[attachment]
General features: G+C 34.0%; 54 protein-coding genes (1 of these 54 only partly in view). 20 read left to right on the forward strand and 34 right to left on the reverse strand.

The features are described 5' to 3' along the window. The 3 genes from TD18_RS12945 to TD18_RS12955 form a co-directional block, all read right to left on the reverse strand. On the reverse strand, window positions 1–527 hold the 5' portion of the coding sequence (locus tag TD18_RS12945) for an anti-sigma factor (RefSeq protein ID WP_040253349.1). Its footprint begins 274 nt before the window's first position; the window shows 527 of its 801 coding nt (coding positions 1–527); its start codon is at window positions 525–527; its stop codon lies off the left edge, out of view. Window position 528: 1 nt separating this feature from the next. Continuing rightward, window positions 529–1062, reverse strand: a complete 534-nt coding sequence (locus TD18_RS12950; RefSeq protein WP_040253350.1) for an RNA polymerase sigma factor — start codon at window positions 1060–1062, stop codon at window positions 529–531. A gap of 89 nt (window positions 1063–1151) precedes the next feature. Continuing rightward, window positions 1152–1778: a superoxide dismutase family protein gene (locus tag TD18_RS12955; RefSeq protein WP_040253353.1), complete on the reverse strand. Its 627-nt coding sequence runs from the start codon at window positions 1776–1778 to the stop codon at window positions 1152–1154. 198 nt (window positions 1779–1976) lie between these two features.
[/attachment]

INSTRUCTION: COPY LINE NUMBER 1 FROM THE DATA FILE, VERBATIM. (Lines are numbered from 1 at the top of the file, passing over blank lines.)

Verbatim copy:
General features: G+C 34.0%; 54 protein-coding genes (1 of these 54 only partly in view). 20 read left to right on the forward strand and 34 right to left on the reverse strand.